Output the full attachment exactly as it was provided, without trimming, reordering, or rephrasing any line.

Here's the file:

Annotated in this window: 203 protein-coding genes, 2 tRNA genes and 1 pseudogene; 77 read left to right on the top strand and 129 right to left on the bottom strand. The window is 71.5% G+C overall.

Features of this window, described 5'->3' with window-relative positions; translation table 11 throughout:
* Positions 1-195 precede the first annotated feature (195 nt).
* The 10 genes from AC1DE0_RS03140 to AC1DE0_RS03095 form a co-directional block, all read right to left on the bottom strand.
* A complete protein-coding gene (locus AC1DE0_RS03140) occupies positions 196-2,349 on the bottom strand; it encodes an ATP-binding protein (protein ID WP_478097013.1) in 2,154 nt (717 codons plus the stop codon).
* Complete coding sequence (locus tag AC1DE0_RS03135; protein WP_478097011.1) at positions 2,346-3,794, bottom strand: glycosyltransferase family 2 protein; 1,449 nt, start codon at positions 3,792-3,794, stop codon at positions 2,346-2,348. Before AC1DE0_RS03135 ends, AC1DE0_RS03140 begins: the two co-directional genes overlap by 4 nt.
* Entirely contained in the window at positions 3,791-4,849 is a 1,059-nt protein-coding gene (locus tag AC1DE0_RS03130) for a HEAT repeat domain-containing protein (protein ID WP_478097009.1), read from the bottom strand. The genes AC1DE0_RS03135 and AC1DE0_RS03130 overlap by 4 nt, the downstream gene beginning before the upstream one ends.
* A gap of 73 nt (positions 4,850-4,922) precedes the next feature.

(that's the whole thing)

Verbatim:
Annotated in this window: 203 protein-coding genes, 2 tRNA genes and 1 pseudogene; 77 read left to right on the top strand and 129 right to left on the bottom strand. The window is 71.5% G+C overall.

Features of this window, described 5'->3' with window-relative positions; translation table 11 throughout:
* Positions 1-195 precede the first annotated feature (195 nt).
* The 10 genes from AC1DE0_RS03140 to AC1DE0_RS03095 form a co-directional block, all read right to left on the bottom strand.
* A complete protein-coding gene (locus AC1DE0_RS03140) occupies positions 196-2,349 on the bottom strand; it encodes an ATP-binding protein (protein ID WP_478097013.1) in 2,154 nt (717 codons plus the stop codon).
* Complete coding sequence (locus tag AC1DE0_RS03135; protein WP_478097011.1) at positions 2,346-3,794, bottom strand: glycosyltransferase family 2 protein; 1,449 nt, start codon at positions 3,792-3,794, stop codon at positions 2,346-2,348. Before AC1DE0_RS03135 ends, AC1DE0_RS03140 begins: the two co-directional genes overlap by 4 nt.
* Entirely contained in the window at positions 3,791-4,849 is a 1,059-nt protein-coding gene (locus tag AC1DE0_RS03130) for a HEAT repeat domain-containing protein (protein ID WP_478097009.1), read from the bottom strand. The genes AC1DE0_RS03135 and AC1DE0_RS03130 overlap by 4 nt, the downstream gene beginning before the upstream one ends.
* A gap of 73 nt (positions 4,850-4,922) precedes the next feature.